"I could, and I would," he muttered. "You are my everything, Esme," his shook with his emotions, "and I'd do anything –anything for you. Even if it meant assuring a painful end to both our lives. As long I could make you perfectly happy for even a little while."
"Stop!" –I cried, and placed my hand on his lips. "I can't…" I shuddered. "Don't say that, please, don't. Please, Carlisle. If –if I ever turn mad enough to even think about such a thing, you must stop me. You –you cannot go along with my scheme, you mustn't. Promise me."
He stared at me. "I can't."
"You have to," I cry. "Promise me, Carlisle. Promise me you'll stop me. Promise me you'll never consider such a thing again. Please."
"Your dearest wish in the world is to have a child, Esme," he said. "How can I promise to not honour that wish?"
I wrenched myself away from him and sat up, on my knees, so that I towered over him physically to drive my point home. "Never, Carlisle Cullen! I cannot bear to imagine you letting go of your principles so thoughtlessly, and to make you endure so much, to make a child endure all that pain! –never, Carlisle! Promise me!"
Carlisle stared at me, frozen.
"Promise me, Carlisle!"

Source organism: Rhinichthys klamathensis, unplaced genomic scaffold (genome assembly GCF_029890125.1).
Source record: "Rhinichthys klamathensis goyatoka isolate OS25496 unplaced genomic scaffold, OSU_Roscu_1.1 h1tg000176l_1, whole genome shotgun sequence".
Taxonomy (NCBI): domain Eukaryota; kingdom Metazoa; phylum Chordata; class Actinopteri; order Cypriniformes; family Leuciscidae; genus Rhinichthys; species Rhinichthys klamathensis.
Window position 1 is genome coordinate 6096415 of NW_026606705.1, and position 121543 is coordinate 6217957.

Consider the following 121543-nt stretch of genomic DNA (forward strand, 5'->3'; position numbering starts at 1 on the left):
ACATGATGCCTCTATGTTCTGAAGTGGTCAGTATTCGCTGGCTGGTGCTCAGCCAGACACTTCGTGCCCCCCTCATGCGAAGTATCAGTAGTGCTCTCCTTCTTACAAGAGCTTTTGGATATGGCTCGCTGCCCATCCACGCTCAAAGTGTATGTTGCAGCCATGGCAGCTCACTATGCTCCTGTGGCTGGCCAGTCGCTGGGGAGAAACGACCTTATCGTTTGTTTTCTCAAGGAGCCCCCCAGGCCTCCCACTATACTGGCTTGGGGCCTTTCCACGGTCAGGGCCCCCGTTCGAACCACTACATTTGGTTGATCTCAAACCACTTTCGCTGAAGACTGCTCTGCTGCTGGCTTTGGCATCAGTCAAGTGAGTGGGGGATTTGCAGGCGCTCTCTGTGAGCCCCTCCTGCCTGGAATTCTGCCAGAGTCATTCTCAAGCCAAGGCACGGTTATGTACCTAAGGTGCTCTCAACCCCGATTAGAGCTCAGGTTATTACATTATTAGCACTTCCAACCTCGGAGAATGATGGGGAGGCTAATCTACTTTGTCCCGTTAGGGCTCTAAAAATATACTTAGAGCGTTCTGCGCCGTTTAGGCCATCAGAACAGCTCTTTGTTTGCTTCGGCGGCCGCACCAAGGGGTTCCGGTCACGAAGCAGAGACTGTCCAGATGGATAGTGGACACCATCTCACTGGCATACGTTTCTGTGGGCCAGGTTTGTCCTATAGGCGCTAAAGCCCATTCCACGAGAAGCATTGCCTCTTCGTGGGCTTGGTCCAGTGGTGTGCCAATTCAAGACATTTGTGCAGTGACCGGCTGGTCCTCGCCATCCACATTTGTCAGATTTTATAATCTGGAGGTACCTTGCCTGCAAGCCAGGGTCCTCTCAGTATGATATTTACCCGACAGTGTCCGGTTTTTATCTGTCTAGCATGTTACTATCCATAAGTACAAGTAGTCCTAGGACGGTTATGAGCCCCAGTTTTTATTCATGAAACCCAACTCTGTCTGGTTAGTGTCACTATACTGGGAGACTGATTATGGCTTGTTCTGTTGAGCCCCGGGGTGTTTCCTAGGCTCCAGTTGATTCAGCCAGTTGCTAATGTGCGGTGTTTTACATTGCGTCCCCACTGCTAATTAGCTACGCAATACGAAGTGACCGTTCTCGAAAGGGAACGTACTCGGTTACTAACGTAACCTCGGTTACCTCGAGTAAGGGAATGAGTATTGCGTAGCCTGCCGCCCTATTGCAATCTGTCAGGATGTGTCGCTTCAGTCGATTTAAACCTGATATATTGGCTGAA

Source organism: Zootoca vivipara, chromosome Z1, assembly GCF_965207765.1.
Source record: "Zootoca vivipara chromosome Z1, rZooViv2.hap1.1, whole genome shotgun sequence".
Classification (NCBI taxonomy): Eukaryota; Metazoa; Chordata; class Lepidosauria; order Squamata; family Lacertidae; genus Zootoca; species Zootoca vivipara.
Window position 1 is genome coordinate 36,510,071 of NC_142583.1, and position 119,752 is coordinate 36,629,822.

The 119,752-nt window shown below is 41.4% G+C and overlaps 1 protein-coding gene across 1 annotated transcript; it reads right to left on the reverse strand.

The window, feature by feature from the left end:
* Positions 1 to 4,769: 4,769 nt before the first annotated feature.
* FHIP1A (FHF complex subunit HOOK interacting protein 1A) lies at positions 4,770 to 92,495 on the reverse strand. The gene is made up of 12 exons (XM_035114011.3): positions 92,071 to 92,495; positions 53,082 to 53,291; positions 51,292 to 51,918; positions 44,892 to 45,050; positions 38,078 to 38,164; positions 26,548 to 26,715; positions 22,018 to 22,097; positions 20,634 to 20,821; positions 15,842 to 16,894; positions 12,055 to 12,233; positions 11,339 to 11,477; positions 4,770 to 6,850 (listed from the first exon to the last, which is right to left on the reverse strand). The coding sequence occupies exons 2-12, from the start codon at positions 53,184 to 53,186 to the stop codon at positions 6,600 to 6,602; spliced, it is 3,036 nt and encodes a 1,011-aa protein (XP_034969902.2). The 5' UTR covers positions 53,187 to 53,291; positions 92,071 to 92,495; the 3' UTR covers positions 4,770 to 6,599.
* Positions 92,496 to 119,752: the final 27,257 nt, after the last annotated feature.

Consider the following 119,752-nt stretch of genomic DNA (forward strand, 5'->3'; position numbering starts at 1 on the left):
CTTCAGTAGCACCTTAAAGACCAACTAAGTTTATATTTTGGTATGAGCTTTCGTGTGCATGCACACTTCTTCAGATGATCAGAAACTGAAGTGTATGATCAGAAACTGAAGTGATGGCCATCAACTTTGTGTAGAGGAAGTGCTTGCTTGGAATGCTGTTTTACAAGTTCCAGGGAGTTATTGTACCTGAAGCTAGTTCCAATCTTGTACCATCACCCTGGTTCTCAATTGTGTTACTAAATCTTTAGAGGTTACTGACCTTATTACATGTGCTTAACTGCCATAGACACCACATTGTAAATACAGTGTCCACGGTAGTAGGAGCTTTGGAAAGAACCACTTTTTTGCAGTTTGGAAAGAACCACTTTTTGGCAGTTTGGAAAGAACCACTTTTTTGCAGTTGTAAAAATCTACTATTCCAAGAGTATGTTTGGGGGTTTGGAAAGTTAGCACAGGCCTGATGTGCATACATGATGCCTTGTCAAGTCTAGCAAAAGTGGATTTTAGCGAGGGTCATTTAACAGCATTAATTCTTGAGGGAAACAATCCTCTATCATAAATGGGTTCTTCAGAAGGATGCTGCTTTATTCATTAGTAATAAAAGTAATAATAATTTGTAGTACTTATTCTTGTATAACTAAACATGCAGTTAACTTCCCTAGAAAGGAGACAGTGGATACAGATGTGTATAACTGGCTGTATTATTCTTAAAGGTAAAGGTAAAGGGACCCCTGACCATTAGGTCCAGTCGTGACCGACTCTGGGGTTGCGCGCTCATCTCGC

He didn't even twitch.
"Promise me. Please!"
Then he stirred. He uttered a low murmur. "I promise."
I slumped back down onto the bed with a shuddering sigh of relief.
Cautiously, his arms encircled me, and I laid my head on his shoulder. "I never imagined you had such strong feelings on the subject." –he said softly. "I'm sorry for distressing you."
"No," I mumbled against his smooth shoulder. "We needed to discuss this." I looked up at him. "Now we know where we stand."
He nodded. "Honestly, I didn't think you would be so opposed to the idea."
I remembered thinking it about earlier that very evening as I had driven away from the fair. I told Carlisle about it. "I didn't know I was opposed to the idea until this very moment. I cannot, I simply cannot have you do such a horrendous, selfish thing, Carlisle."
"What, I'm not allowed to be selfish, now?" –he grinned, attempting to joke. It worked; the tension in our moods dissipated.
I smiled, "You are allowed to be selfish in almost every way, my love. But not here. You are my conscience, dear husband of mine, and I cannot have you fan the flames of my temptation."
He sighed, but I was glad to note that he was still smiling. "And you," he breathed into my ear, "you are my temptress, and it is highly refreshing to have you be my conscience, as well."
I chuckled. "I serve to please."
His hands moved lower until they rested on my bare hips. "It would please me very much to be pleasured at the moment."
My fingers entangled themselves in his hair and I breathed against his lips, "With pleasure, my love."
Thus was the pleasurable end to a pleasant day.
Oh-kay, so I apparently can't write a single chapter without some drama. Oh well.
First of all, PROPS!
So I found this lovely picture of a young woman in the late-twenties era, and boy, it's like someone's seen what Esme looks like in my head and taken a picture of her! Please refer my profile page for the lovely picture of a woman who is my Esme's doppelganger.
Also, you'll find pictures of Carlisle and Esme's cars.
Second of all, the story image is back to twenties' lovey-dovey couple! Yay for cuteness!
Third of all, REVIEW. Please. Pretty please.